We left Ace around 3 and since Todd and Lauren were hungry, we headed out with Molly and got slices of pizza. Molly knew another place, so we ducked in there and ordered a pitcher of beer. It was kind of a dive, but it was fine, and we sat and talked. Todd flirted with Molly and Lauren; I just sort of watched it unfold in my own little haze. When the bartender switched off the neon and upturned stools onto the bar a little after 4, we knew it was time to go home. Molly lives around there, so she walked back, and Todd, Lauren, and I grabbed a cab back to Todd’s apartment.
Next day, got up at 11. We washed as much bar smell out of us as we could and swilled cocktails of filtered water and Advil. We met up again with Molly–and a guy named Slippery Pete–for brunch. Biscuits and sausage gravy. And coffee and coffee and coffee and coffee. A large picture of a smoking cat gazed over us as we fought to take in all that food before us. The plates, I fear, won. I think Lauren put away most of her omlette and home fries, but the rest of us left a lot behind.
Molly went one way, Slippery Pete another, and then Todd and I saw Lauren off at Penn Station for her train back to Long Island. We later met up with Josh for a late, late showing of Metropolis, followed by beer and pub grub at a Greenwich Village bar. Stumbled back to Todd’s, collapsed at 3:30.
Got up at 7 to haulass back to Indiana. Subway to Manhattan. PATH to Newark. NJ Transit to Newark International. Tram to the terminal. Kludged heavily to the gate, with 45 minutes to spare before the flight was to leave.
Suddenly from my backpack, a cell-tone rendition of I Walk the Line. I fumbled open the zipper, rummaged around for the phone. Elizabeth, calling to apologize for missing me twice last week. We caught up on the rest of my week and the unfortunate disasters that plagued hers, and made tentative plans to get together when I get back.
Buoyed by a nice call from a pretty girl, I boarded the plane. Uneventful flight to Detroit on a sparsely populated plane meant room to stretch out and nap. My connection to Indianapolis was almost immediate, so I rushed down the terminal to my other flight, just in time. I’d rather rush from one gate to the next than sit like a toad for an hour waiting for a flight. Sparse again with room to unpack my legs and doze. At the Indianapolis airport, I collected my stuff and waited for the shuttle back. My iPod handed song after song to my ears on the trip back to Bloomington: Springsteen, Costello, Waits, Dylan. Prince, Madonna, Ella.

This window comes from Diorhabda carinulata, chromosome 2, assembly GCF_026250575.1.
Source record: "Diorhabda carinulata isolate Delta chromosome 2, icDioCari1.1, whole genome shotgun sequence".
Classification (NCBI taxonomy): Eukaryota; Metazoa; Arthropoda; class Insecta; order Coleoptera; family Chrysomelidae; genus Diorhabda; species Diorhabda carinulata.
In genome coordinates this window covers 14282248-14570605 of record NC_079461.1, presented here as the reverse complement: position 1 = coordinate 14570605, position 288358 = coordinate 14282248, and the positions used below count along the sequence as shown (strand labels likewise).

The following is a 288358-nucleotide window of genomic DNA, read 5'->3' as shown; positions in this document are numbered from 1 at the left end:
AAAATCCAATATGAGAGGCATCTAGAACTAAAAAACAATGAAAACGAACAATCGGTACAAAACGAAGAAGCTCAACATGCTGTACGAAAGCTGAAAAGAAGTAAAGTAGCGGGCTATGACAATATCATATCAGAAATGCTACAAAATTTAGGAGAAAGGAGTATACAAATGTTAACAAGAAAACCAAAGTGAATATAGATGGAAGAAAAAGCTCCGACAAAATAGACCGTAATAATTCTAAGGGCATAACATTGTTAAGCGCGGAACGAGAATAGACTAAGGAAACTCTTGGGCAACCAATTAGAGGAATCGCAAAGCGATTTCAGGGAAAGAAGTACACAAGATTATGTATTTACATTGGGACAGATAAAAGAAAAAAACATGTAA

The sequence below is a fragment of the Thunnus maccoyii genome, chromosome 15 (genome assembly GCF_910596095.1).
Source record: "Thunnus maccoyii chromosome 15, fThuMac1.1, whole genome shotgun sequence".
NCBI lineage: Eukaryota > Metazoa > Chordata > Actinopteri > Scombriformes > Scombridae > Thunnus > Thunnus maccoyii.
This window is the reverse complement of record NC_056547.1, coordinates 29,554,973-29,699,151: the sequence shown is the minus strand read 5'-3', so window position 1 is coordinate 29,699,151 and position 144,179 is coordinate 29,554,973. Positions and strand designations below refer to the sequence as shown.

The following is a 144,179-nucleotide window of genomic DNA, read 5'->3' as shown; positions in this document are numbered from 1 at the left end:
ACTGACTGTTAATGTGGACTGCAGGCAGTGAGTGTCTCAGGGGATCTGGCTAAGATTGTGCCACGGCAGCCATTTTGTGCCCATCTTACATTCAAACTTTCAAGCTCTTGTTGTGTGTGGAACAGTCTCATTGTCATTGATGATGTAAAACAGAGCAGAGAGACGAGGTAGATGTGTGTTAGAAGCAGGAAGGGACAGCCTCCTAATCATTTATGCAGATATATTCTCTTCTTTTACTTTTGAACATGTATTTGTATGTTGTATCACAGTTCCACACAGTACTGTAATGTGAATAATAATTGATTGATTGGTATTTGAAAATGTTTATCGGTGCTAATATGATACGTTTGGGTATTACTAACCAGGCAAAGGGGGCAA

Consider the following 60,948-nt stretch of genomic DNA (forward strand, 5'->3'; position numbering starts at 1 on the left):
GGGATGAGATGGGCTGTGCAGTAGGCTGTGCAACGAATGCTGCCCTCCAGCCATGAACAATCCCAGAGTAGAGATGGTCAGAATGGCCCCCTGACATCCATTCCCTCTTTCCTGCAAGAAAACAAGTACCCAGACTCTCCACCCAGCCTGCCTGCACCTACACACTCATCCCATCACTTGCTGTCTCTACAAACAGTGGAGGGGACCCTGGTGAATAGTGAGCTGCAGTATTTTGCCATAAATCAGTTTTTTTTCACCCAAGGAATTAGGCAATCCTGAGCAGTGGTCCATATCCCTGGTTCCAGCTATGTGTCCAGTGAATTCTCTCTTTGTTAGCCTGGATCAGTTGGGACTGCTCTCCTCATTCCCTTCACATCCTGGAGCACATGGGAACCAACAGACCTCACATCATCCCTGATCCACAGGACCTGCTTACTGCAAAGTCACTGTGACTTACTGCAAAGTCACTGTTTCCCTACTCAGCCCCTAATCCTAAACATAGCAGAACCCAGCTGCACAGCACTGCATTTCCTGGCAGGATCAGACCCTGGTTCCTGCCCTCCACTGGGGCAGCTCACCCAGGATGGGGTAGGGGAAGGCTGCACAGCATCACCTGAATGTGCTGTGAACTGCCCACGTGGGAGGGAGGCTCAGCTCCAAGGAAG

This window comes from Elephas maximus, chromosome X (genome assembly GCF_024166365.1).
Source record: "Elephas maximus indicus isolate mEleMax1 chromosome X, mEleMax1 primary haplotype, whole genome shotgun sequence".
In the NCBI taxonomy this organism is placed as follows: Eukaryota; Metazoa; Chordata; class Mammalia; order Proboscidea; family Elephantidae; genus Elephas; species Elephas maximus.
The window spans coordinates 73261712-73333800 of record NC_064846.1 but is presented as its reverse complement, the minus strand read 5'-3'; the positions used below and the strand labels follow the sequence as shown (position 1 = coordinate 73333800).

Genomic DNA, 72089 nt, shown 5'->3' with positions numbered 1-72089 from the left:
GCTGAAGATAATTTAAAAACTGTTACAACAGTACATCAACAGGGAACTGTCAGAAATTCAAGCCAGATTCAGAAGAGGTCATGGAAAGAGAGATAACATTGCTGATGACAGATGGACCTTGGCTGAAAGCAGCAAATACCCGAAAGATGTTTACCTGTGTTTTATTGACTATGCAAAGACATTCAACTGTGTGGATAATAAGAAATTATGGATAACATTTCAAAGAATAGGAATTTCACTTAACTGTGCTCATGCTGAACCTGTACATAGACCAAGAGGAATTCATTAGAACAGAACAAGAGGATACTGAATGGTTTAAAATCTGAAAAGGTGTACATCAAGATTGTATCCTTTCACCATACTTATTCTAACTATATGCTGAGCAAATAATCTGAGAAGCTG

I dread travel days, especially those like yesterday: four states, four modes of transportation, navigating unfamiliar stations and airports and ticketing systems. What I once saw as adventure, I now view as tedium. But with the call from Elizabeth, the relaxing flights, and the relative compactness of the trip (just over three hours from Newark Int’l to Indy), it wasn’t so bad.
Blogging on the run.
I’m in Times Square again, at EasyInternetCafe, which I just love the hell out of. These cafes started in London as an offshoot of the EasyJet empire, and they have cafes now throughout Europe. I think NYC is their only American outlet, but I’m not sure. I dug the hell out of them in London and Paris, so finding one here was a relief. Terminals at the hostels I’ve stayed in are horribly expensive–on the tune of 15 bucks an hour. EasyInternet offers a sliding scale, based on how many customers are in the store. A buck will buy you anywhere from 20 minutes to an hour, so it’s very much worth the trip into Times Square–which, truth be told, I really fucking hate.
I’m off soon. Probably gonna join the tourist throngs at the top of the Empire State and gaze out over the city.
A friend told me in e-mail that she’s not surprised I’m exhausted. She said I’m basically on a work trip–my interview on Wednesday, learning the city, learning more about finding housing, finding my way about the subway system, and so on. I think she’s right. I’ve already started to think of this city like my new home, which is funky, if you think about it.